Prior to 1997, Mario was one of the biggest names in gaming.
His exploits on the NES in the 1980's single-handily revived the gaming industry after the crash of 1983 and helped Nintendo become a household name.
When the plumber made the jump to 3D in this very month in 1997, gaming history changed forever.
In the sprite era, Mario moving from left-to-right was as big a revolution in gaming history as Elvis Presley shaking his hips on TV in the 1950s.
The simple premise was adapted and adored by many, with 'Super Mario Brothers' ending up as one of the biggest-selling games of all time.
Cut to 10 years later, and Nintendo found themselves no longer the kingmakers in the console environment they helped create.
The Sony PlayStation was released in late 1994 in Japan and changed the face of the industry seemingly overnight.
Those well-versed in gaming history know that Sony turned down the offer to team up with Nintendo to create CD-rom add-on for the SNES.
Sony went solo, and Nintendo HQ must have been kicking themselves when the PlayStation became the hottest ticket in town.
The Nintendo 64 was Nintendo's response to the cultural juggernaut that was the PlayStation, and while it ultimately lost the war, it claimed a number of victories along the way.
'Super Mario 64' is one of those scalps.
When I'm 64
The Nintendo 64 had perhaps the greatest exclusive title line-up in the history of video gaming: 'Goldeneye', 'Ocarina Of Time', 'Star Fox 64', were all considered for this series, but only one game represented the biggest revolution in gaming history at that stage.
When Mario changed from 2D to 3D, gaming was never the same again.
3D technology became more widely adopted by developers in the mid-1990's and indeed 'Mario 64' wasn't the first fully 3D game to be released, but it was the game that made the practice mainstream.
Readers of a certain vintage may take 3D for granted, but for the time 3D was indeed a big deal.
Our website launched in 1997, and in the context of gaming history, 'Resident Evil' had just been released and proceeded to give us many sleepless nights.
The zombie dogs jumping through the window in 'Resident Evil' was a tantalising glimpse of what the future of gaming held thanks to 3D graphics, and Nintendo's mascot Mario was poised to ride the wave.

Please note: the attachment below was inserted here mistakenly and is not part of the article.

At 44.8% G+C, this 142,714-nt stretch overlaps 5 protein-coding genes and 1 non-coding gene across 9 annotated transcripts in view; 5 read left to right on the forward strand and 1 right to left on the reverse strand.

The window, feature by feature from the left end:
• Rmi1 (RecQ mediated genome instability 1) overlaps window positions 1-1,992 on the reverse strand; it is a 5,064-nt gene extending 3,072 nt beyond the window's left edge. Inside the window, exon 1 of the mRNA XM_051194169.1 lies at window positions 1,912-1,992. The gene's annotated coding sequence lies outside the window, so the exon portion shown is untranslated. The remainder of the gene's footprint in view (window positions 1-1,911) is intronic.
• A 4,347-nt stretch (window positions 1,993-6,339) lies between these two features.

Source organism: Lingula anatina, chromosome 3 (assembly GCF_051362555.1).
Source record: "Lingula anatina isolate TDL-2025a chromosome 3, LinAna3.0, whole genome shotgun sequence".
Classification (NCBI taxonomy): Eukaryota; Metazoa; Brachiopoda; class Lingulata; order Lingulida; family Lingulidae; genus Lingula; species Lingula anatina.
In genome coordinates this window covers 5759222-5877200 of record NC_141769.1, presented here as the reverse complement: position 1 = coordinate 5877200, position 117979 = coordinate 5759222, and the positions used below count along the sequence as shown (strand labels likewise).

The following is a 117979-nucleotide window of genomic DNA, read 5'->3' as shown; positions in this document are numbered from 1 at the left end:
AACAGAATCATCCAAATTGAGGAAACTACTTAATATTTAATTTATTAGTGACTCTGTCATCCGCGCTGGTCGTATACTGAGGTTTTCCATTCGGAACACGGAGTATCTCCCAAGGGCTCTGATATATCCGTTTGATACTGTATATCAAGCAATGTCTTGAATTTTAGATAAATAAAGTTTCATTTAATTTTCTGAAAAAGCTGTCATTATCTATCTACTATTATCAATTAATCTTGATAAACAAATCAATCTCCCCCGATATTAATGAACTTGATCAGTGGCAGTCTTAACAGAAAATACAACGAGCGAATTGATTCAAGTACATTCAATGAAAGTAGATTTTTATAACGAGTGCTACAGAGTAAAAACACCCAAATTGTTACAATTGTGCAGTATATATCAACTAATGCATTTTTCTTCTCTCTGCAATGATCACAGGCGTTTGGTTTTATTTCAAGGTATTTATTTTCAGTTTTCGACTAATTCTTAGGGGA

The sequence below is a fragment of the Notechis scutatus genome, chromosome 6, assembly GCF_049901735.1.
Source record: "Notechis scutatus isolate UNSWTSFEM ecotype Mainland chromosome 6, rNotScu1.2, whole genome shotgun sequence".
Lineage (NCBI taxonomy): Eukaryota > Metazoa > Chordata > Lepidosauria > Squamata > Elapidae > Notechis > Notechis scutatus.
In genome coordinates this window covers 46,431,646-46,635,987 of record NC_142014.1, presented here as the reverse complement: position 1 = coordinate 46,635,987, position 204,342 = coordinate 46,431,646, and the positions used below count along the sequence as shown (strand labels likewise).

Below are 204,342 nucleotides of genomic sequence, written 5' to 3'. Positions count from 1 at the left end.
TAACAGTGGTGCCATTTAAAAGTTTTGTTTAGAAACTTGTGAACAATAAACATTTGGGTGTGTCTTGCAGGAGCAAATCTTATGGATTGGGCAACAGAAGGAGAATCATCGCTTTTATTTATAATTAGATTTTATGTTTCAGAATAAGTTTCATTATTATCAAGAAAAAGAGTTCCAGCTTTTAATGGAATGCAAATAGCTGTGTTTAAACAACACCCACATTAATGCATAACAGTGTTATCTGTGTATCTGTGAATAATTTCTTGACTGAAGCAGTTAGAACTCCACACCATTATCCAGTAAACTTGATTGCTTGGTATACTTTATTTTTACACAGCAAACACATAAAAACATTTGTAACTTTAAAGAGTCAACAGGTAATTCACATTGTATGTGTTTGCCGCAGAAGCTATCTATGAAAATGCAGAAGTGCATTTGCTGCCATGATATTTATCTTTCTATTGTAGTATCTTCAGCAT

Describing how 'Mario 64' plays is like describing breathing or air, it is, in the simplest possible terms, video gaming in its purest form.
The fact there's a strong speed-running community for the game 25 years later is a testament to how the game has been passed down from one generation to the next, like folklore.
Dedicated individuals are still trying to find secrets and easter eggs in the game a quarter of a century after the fact, and games don't cultivate that kind of response in people unless the gameplay is cardinally great.
In this case, 'Mario 64' is just that - even when playing the game on the Nintendo Virtual Console for the purposes of this article the game still controls and handles like a dream, and after 5 minutes you're left wondering why aren't people playing this game every day of the week.
'Super Mario Odyssey' in 2017 was widely regarded as one of Mario's best outings, with many critics and players dubbing it 'Mario 64' for a new generation.
'Super Mario Odyssey' builds and hits upon what Mario did in the 90's - give players free rein of a beautifully designed world with memorable levels and you're golden.
The carefree, goofy nature of the 'Mario' games is something that very few games can pull off, and indeed, very few games possess the environmental storytelling chops that 'Mario' can pull off.
For a 1997 game, the main castle players wander around is still impeccably designed and is an iconic piece of video game art direction.
The Man With The Mustache
The man at the centre of the affair is one of the most recognisable figures in gaming, and starring in 4 blockbuster titles in 4 consecutive decades is proof of the plumber's star power.
Mario's affable personality and gleeful whoops as he jumps around is a large part of why the moustached plumber has endured for all these years.
No matter how fantastical the situations got, Mario always served as a character that players can project themselves onto.
The "everyman" archetype is a character trait as old as storytelling itself, and audiences love to root for someone who is just like them.
Mario is the ultimate relatable character because he isn't a grizzled, macho and handsome man like Zac Efron, it's because he looks like your mate's dad.
The overalls and red cap make him instantly recognisable the world over, and thanks to the 3D graphics, players could project themselves onto Mario better than before.
Of course, with 1997 technology being what they were the graphics look charmingly outdated now, but to bring it back to the core thesis, there was a time where this was mind-blowing.
The computers that put astronauts on the moon in 1969 had less than 0.5 MHz processing power.
The Nintendo 64, for comparison, had 62.5 MHz worth of graphics to generate Mario's first 3D outing.
In that time computing power has become exponentially more powerful, but the simple charm of seeing Mario run around the opening stretch all the way back in 1997 must have been a moon landing moment in its own right.
To this day, Mario is the man who sells Nintendo's machines, and with his Nintendo 64 outing, he took the baton of being an 80s cultural icon into becoming a superstar for the 1990s.